Second Circuit Adopts Pro-Employer "Primary Beneficiary" Test For Unpaid Internships

In a previous blog post, I discussed whether unpaid internships for private businesses run afoul of federal and state wage laws.  At that time (September 2013), the prevailing view was that such internships were prohibited by the U.S. Department of Labor's six-factor test (DOL Fact Sheet #71). 

The DOL test was applied in the case of Glatt v. Fox Searchlight Pictures, Inc., by the federal district judge who ruled that the plaintiff interns who worked without pay for Fox Searchlight Pictures were "employees" entitled to minimum wage and overtime under federal and state wage laws.  On Appeal, however, this ruling was reversed by the U.S. Court of Appeals for the Second Circuit (which has jurisdiction over federal courts in New York, Connecticut, and Vermont).

In its decision, issued on July 2, 2015, the Second Circuit held that the DOL's six-factor test is not controlling and instead adopted a "primary beneficiary" test that examines, under the totality of the circumstances, "whether the intern or the employer is the primary beneficiary of the relationship."  This test is much more favorable to employers than the DOL's test.  The Second Circuit remanded the case for a new decision by the district judge using this new legal standard.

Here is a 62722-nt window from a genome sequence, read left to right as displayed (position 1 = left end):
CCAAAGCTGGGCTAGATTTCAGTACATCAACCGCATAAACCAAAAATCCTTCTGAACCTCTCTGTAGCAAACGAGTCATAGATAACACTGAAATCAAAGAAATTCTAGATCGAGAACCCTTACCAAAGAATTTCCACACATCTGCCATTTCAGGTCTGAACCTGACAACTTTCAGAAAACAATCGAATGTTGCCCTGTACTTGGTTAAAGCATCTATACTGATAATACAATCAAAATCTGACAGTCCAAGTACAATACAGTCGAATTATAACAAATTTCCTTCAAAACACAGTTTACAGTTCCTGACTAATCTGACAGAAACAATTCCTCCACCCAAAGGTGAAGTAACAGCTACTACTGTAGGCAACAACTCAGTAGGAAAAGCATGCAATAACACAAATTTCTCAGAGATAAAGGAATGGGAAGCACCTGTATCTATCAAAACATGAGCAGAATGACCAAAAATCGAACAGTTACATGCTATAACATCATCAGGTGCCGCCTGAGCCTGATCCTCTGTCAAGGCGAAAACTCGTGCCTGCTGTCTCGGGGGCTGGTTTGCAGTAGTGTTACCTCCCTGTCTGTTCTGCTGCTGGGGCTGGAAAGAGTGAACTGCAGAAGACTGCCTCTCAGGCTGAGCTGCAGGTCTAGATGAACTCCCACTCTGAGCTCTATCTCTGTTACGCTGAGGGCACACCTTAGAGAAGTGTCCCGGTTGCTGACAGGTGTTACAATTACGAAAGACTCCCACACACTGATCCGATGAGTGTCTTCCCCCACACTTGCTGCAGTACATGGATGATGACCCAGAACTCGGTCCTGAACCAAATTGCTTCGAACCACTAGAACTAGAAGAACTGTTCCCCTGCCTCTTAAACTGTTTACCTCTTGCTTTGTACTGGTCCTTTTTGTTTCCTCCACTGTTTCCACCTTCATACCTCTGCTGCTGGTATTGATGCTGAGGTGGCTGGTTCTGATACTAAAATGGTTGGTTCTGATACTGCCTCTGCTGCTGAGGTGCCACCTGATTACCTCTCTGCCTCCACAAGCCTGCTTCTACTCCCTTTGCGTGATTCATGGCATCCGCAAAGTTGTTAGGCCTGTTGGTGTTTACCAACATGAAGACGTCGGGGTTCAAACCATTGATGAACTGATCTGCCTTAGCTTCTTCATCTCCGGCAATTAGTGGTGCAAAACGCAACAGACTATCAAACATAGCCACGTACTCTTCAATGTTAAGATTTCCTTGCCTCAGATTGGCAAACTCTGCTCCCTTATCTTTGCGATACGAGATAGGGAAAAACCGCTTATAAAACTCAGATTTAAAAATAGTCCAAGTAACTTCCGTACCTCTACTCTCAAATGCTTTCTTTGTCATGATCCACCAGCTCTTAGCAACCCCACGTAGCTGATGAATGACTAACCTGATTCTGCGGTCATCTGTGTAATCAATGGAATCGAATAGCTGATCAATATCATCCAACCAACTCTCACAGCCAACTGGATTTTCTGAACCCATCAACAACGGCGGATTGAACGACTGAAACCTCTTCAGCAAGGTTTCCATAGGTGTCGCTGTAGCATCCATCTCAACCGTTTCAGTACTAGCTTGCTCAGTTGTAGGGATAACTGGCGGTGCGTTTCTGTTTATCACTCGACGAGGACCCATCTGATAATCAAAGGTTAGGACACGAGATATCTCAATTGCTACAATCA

The Second Circuit explained the "primary beneficiary" test as follows (legal citations omitted):

The primary beneficiary test has two salient features. First, it focuses on what the intern receives in exchange for his work.  Second, it also accords courts the flexibility to examine the economic reality as it exists between the intern and the employer.